Monday, December 17, 2012

A Mediocre Christmas Season

I started out the holidays season by being way ahead of the game. By Thanksgiving, I had already completed 80% of my Christmas shopping-- without even leaving my home! The brown shipping boxes of goodies arrived at my door even before December. I felt so productive. I was conquering the holiday stress. I was winning.

Then, I swear, I was sucked into a time warp. The other day, I was regretting the fact that it was too early to bust out my Michael Buble Christmas album. Right as I was about to tuck it away into the CD holder in my car, I paused. Then I checked my phone calendar and was shocked to discover that December was nearly halfway over!

As the holiday season started looming near, I was so excited for everything. I couldn't wait to put up decorations and celebrate with the kids. I was so excited for Ryan's first Christmas. I couldn't wait to initiate him into all our customs and traditions.....But....Then December came and everything fell apart. I lost all ambition and energy as the days blew right by me and I fell exhausted into bed each night having just survived another day full of work, kids, cooking, chores, and commuting.

Eevrytime I set aside time to do something, without fail Jacob would act extra ornery, Ryan would decide he didn't want to nap, and my husband would be busy with other chores. I simply couldn't muster up neither the energy or the excitement to carry the whole family.

That was the worst part. These fun things I had been eagerly looking forward to began to feel like chores. I was dreading them. One evening, as I pulled into the house at 6:30 with the kids, I actually managed to drag the Christmas lights up from the basement. I plugged in the lights and discovered that only 1/3 of them worked. I found one measley strand that would fully light. The thought of having to sort through each bulb to find the burned-out culprit quickly deflated any energy I initially had. As a result, there was only one measly strand of lights up on our house for two weeks.

One night, I got everything together to decorate a gingerbread house with Jacob. I, myself, have such fond memories of doing this with my own siblings. I was very excited to share the experience with Jacob. Except, by the time we got home (7pm) I was exhausted (as usual), Ryan was cranky and ready for bed, and Jacob was having his end-of-day "special moment." The gingerbread house eventually was decorated, but it wasn't the fun, joy-filled experience that I had hoped for. I'm pretty sure I yelled at Jacobs fifteen times.

Then the tree....oh the tree. We had initially planned on getting a tree early in December. That plan went out the window when I nearly totalled our car in a car collision. As a result, the only car that could actually transport a tree was suddenly of commission (and still is). Having to borrow someone else's vehicle was just another step to add to the stress and just another factor that turned this into a chore. I finally gave up on our traditional plan of going as a family to a tree farm and cutting down our own tree (a tradition that has been running for every Christmas that I can remember). I finally just threw my expectations out the window and sent my husband to the freaking hardward store to buy a pre-cut tree.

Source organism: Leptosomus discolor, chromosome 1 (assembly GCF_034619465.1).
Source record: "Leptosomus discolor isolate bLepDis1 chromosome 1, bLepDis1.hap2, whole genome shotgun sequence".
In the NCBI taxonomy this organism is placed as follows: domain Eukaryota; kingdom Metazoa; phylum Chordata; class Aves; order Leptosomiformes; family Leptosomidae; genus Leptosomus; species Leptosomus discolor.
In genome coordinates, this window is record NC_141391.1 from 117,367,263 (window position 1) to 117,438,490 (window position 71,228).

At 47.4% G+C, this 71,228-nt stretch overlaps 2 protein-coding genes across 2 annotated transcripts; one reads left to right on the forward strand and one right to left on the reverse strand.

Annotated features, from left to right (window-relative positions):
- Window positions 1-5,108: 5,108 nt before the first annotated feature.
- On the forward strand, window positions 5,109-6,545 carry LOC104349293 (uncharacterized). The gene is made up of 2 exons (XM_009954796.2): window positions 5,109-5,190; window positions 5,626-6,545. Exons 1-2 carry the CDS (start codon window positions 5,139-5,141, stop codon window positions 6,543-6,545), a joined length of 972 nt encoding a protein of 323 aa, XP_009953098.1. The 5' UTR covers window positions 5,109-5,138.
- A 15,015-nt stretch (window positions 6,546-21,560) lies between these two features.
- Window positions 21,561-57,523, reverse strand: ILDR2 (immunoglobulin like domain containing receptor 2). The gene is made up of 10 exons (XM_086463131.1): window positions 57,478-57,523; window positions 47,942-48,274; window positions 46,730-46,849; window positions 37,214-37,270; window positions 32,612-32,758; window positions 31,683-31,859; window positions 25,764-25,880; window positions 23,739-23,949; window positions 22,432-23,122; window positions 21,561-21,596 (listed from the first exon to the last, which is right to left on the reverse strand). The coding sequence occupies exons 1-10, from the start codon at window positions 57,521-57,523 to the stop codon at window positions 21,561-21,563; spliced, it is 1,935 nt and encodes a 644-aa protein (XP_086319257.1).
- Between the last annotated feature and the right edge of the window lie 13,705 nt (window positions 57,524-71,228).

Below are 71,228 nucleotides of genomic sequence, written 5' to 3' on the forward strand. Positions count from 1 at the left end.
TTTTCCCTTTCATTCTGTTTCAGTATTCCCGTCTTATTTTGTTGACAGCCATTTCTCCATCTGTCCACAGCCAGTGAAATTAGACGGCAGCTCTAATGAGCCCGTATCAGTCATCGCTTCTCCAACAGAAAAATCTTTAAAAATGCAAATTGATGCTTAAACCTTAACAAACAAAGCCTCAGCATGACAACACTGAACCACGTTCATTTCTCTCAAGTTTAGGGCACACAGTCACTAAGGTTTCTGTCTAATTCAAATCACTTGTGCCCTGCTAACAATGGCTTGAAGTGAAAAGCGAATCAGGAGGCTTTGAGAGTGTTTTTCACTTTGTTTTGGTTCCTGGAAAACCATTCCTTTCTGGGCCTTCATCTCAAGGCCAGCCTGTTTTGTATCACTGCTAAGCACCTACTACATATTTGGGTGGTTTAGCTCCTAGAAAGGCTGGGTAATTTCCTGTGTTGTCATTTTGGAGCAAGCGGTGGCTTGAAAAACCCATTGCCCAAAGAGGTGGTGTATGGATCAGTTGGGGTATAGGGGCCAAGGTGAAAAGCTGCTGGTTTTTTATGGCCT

Not too bad, looks pretty sad in person though

Finally, every year we look forward to planning a family Christmas photo for our Christmas cards. We usually try to do something unusual, quirky, or funny. Much thought and a lot of debate go into these cards as we plan them out. This year, we had planned something awesome and elaborate. But as Christmas drew near, getting all the pieces to fit seemed more and more daunting. One day, I decided I didn't want to think about it anymore. This whole Christmas was going terribly far-afield. What's one more thing. I took the kids outside and snapped some imprompty pictures just of them. The cards turned out cute and I'm trying not to dwell on the fact that my husband and I are not in them and that they aren't the elaborate cards we had schemed.

Dear children, I present to you....a mediocre Christmas holiday season. Ryan, please forgive me for the fact that your first Christmas tree came from a hardward store. And that your stocking has the initial "M" on it because I made it last year when I thought I was going to name you Marcus. Please forgive me that your first Christmas ornament has a picture of you crying on Santa's lap. Please forgive me that you were being ignored and eating Cheerios off the kitchen floor as Jacob and I had a yelling match while decorating the gingerbread house. Pleasef forgive me that you ate a pine needle and a piece of catfood while I was trying to decorate the tree.

Ryan's stocking:

Dear Jacob,....I'm sorry I keep threatening to call Santa and cancel Christmas each time you throw a plush toy at Ryan. I'm sorry that I yell at you the first time rather than the fifth time you defiantly ignore me. Thank you for yelling, "I'm kissing my balls!" at my work Christmas party (for the record, he was talking about his bouncey balls) and licking the mouths of all the wine bottles (mostly, I'm just terrified that my boss caught him before I did). Sorry that I am not more patient. Sorry that I use up most of my patience dealing with toddlerish attorneys.

Hopefully, as Christmas arrives, we will be able to slow down and focus more on what really matters.

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